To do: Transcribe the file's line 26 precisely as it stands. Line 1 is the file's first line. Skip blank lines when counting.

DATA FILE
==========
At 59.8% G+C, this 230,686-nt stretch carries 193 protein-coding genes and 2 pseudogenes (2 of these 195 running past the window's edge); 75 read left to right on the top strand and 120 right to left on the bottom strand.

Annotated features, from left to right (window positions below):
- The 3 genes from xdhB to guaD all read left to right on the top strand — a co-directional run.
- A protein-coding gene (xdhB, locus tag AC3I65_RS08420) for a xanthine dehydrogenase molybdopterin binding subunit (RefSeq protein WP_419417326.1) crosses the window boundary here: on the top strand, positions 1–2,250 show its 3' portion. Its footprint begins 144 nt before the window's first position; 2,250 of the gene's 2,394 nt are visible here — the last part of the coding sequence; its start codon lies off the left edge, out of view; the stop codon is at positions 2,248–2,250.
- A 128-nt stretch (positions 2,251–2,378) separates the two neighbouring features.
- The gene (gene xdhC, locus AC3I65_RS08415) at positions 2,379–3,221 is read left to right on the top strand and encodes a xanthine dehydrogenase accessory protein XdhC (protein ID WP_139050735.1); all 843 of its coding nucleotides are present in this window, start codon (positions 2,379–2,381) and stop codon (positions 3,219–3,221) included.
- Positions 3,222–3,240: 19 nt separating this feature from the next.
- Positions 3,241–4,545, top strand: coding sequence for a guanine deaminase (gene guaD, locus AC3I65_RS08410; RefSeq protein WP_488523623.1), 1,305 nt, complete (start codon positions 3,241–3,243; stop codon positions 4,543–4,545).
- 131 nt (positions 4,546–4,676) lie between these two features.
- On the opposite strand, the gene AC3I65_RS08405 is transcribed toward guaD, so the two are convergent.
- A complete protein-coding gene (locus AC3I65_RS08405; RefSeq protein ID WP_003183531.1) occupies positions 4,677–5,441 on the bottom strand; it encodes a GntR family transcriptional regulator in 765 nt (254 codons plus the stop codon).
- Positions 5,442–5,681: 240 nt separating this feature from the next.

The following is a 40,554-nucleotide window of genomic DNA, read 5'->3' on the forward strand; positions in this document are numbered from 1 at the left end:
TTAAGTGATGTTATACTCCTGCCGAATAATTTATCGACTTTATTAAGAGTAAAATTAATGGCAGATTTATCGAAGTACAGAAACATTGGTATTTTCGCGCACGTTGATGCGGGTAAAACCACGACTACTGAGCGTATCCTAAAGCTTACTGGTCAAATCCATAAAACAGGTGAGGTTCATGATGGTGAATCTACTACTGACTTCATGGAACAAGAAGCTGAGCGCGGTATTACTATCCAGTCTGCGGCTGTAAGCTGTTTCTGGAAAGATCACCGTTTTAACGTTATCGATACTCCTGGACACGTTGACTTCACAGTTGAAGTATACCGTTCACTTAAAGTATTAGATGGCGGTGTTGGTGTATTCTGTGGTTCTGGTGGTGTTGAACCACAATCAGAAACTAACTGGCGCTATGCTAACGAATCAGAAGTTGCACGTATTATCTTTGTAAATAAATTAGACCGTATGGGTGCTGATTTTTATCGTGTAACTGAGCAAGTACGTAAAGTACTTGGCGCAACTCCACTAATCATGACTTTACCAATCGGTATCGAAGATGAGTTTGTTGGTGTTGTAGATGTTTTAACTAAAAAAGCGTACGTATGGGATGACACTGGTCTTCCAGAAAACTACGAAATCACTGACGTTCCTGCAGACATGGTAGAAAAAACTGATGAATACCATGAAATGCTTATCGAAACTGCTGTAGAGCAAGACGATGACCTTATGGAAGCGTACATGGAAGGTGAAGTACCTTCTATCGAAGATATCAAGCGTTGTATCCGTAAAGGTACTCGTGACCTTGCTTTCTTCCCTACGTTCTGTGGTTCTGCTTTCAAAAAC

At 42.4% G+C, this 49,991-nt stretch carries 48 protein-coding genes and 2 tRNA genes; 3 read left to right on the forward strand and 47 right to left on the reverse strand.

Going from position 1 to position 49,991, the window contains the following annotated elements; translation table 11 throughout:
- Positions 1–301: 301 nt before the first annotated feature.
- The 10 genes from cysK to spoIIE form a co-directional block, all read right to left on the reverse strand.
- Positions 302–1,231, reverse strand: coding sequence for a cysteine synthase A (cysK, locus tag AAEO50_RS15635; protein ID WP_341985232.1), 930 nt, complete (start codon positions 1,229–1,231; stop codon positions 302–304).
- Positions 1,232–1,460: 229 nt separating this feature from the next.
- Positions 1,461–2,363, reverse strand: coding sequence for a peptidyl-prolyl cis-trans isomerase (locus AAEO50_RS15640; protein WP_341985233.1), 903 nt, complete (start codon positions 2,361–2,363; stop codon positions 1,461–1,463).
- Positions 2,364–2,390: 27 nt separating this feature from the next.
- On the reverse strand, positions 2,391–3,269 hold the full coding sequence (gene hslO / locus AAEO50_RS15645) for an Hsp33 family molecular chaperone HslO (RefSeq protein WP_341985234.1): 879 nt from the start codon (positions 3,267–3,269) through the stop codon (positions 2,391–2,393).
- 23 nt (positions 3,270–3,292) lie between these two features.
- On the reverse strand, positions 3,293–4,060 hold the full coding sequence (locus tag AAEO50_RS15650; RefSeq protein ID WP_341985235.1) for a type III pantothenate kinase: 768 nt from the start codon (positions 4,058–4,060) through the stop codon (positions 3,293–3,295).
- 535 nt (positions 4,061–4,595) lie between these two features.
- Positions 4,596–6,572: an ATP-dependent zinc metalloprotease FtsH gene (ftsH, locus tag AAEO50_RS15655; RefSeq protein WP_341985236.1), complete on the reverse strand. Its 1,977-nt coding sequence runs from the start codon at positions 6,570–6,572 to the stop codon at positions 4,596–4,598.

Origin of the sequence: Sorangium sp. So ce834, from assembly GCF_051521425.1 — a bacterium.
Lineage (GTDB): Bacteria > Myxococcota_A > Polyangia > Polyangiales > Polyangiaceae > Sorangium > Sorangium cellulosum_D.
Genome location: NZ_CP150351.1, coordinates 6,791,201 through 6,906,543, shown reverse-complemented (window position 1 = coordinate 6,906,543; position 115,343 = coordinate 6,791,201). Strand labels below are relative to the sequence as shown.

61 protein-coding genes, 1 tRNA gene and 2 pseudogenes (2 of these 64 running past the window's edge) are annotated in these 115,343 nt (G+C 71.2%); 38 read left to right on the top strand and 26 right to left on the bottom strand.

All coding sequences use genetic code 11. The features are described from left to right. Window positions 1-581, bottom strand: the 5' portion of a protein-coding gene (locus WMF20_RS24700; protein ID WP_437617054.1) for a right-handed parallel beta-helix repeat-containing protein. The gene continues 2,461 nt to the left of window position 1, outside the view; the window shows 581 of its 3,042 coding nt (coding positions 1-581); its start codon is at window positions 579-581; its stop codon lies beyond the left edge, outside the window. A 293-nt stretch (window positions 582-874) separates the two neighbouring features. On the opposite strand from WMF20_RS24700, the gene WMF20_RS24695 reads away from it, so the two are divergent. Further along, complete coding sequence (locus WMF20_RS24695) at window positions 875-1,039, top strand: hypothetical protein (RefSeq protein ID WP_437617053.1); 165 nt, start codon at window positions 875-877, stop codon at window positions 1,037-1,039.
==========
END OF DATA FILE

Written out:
- 535 nt (positions 4,061–4,595) lie between these two features.